Newswise — Sarah Caudill, a postdoctoral research associate in the Department of Physics at the University of Wisconsin-Milwaukee, will receive the Honorary CUR Fellows Award at an April 26 reception during the Council on Undergraduate Research's 2017 Posters on the Hill event on Capitol Hill. Caudill, a 2006 Posters on the Hill participant, contributed to the discovery of gravitational waves through the Caltech-MIT Laser Interferometer Gravitational-Wave Observatory (LIGO).
Posters on the Hill, CUR’s signature student advocacy event, is held in partnership with the American Chemical Society. Accompanied by their faculty mentors, 60 exceptional undergraduates will share their research on April 25–26 with Members of Congress, congressional staff, and federal government officials, as well as highlight the value of federal investment in undergraduate research.
Said Caudill, "Looking back now, having the ability to participate in undergraduate research at Stetson University and Caltech was the most important factor in determining my future career. It opened up a world of experiences and connections that made the transition into a full-time scientist possible for a small-town girl. I never dreamed that I would be part of the team that confirmed the detection of the first gravitational waves last year. We have now opened the window of astronomical observation into the dark side of the universe to directly see things that we couldn't before. The detections not only allowed us to see the collisions of black holes for the first time but also provided measurements of the most massive stellar-mass black holes and some of the best tests of Einstein's General Relativity theory to date."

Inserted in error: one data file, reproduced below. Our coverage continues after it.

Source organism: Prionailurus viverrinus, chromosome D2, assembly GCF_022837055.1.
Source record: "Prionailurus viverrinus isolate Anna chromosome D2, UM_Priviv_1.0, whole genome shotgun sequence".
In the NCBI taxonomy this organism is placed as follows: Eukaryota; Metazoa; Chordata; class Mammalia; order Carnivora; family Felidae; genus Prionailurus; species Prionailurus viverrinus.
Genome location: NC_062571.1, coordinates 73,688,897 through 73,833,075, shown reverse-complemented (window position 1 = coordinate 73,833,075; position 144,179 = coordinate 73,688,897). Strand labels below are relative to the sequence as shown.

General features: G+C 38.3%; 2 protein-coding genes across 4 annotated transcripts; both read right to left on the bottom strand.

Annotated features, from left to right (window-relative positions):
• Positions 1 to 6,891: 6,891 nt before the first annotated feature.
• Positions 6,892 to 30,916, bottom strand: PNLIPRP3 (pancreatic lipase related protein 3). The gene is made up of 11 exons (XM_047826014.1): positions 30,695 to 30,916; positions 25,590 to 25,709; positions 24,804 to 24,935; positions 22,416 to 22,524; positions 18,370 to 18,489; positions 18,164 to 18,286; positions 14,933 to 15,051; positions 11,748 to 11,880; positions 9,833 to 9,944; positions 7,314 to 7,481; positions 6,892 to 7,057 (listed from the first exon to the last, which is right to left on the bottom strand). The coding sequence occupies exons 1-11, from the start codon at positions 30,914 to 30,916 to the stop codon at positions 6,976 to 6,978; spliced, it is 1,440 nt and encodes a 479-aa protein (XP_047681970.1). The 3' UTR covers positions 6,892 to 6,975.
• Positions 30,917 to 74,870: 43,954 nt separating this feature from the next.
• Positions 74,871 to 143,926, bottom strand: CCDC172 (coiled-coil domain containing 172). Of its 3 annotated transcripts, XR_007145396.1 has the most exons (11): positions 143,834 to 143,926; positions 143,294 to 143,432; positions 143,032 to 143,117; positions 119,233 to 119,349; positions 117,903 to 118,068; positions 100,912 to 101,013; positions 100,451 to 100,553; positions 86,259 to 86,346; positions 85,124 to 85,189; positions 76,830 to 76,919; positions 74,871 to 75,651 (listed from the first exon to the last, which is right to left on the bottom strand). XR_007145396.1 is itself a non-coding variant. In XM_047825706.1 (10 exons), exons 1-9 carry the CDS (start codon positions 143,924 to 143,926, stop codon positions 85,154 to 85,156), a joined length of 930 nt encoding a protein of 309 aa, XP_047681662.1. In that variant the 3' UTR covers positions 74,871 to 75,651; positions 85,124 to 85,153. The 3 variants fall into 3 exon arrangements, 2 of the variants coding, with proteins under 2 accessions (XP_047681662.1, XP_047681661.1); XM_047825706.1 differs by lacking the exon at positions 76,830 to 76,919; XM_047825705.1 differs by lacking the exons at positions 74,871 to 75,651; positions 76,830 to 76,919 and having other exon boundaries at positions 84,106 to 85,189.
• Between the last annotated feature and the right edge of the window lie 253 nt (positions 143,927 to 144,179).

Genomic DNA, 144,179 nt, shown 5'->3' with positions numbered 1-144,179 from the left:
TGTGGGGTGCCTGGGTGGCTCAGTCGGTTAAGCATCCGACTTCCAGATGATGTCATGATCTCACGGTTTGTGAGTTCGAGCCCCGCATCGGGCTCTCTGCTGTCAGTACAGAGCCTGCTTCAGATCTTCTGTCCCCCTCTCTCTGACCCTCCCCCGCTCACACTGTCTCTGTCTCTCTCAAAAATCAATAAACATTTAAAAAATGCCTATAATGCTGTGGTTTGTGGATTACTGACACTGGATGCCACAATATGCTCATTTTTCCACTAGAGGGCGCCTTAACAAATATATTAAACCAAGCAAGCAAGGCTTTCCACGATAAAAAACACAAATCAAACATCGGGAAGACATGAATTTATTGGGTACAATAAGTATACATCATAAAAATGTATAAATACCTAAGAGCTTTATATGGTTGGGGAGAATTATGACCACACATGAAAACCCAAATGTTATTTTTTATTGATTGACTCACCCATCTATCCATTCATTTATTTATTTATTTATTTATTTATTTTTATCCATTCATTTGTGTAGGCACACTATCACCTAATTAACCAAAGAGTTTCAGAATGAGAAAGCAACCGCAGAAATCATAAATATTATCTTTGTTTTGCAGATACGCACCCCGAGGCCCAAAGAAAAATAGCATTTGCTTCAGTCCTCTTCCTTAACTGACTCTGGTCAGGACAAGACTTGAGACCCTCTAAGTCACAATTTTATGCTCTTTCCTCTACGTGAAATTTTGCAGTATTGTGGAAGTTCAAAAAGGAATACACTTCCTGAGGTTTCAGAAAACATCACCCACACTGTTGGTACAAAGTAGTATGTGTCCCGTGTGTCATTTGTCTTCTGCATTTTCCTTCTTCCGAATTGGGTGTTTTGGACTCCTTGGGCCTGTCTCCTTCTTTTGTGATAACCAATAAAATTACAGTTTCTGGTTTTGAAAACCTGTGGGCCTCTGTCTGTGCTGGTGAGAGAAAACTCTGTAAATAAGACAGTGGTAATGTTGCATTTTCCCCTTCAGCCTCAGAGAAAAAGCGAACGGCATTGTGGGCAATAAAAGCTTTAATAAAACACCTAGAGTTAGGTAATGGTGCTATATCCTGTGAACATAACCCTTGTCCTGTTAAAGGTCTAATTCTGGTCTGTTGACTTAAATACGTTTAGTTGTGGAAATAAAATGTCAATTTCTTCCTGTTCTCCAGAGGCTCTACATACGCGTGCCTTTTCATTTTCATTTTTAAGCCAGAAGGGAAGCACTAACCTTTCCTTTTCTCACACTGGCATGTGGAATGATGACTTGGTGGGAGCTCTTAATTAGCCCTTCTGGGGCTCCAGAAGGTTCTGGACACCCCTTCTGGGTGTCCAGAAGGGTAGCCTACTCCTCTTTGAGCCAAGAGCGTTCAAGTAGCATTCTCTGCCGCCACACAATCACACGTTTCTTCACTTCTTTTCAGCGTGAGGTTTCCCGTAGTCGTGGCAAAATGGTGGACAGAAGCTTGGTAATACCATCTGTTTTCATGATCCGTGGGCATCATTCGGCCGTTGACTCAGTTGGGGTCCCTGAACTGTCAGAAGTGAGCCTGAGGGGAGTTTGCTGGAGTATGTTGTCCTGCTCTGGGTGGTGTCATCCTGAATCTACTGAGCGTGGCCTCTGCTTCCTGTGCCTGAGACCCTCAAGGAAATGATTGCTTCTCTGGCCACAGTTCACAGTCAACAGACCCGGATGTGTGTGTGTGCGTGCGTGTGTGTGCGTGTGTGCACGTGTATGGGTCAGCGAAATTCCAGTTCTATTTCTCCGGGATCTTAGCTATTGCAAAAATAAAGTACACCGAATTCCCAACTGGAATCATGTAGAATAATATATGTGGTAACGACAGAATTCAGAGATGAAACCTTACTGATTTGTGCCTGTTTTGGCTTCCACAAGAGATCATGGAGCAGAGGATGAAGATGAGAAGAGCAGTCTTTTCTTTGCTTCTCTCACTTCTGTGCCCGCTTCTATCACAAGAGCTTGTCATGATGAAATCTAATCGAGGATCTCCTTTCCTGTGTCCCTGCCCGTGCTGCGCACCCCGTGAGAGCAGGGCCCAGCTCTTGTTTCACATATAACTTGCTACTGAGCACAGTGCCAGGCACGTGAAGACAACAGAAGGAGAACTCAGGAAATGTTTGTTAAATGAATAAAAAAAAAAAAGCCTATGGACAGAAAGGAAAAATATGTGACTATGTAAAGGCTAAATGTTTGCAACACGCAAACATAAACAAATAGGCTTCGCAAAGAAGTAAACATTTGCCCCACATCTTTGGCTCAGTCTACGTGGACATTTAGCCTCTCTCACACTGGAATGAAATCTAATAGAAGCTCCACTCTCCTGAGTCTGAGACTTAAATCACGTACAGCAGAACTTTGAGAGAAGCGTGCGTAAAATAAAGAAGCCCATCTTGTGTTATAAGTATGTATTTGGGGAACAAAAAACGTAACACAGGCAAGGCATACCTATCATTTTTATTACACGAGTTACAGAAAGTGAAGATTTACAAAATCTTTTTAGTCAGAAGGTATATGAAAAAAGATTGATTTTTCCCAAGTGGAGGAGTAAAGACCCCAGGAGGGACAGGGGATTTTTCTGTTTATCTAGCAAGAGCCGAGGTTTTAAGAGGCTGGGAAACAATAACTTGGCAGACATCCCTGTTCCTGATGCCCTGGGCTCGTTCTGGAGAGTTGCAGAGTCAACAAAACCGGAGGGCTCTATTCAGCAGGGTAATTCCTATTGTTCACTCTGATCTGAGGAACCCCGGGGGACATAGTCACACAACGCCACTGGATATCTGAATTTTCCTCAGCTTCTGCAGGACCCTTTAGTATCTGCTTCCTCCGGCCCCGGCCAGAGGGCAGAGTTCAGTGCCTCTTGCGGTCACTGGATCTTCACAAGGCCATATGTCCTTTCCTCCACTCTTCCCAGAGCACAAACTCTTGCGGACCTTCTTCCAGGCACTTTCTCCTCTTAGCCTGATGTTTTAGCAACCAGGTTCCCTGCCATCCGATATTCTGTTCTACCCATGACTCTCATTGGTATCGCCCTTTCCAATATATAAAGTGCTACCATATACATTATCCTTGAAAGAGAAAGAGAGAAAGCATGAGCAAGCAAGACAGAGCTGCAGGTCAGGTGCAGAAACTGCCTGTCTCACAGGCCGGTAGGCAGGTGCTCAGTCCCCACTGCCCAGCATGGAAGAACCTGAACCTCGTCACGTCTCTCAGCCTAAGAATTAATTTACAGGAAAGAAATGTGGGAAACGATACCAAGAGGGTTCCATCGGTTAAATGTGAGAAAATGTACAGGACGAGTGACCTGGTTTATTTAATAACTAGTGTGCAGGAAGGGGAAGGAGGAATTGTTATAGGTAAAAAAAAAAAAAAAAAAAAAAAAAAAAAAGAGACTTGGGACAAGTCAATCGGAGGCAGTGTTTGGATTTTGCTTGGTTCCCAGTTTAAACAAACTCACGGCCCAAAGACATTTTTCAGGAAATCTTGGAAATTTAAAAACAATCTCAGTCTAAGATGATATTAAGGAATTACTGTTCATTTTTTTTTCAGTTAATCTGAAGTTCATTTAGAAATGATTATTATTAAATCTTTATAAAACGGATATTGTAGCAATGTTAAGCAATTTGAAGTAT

Said Prasenjit Guptasarma, professor and chair of the UWM Department of Physics, "It has been a rewarding experience to have Sarah Caudill at the University of Wisconsin-Milwaukee. We are sure Sarah will continue to be at the forefront of new discoveries of colliding black holes and neutron stars into the next decade, helping to push the frontiers of astrophysics. Her story encourages us to continue our current programs to train undergraduate researchers for future discoveries in physics and astronomy."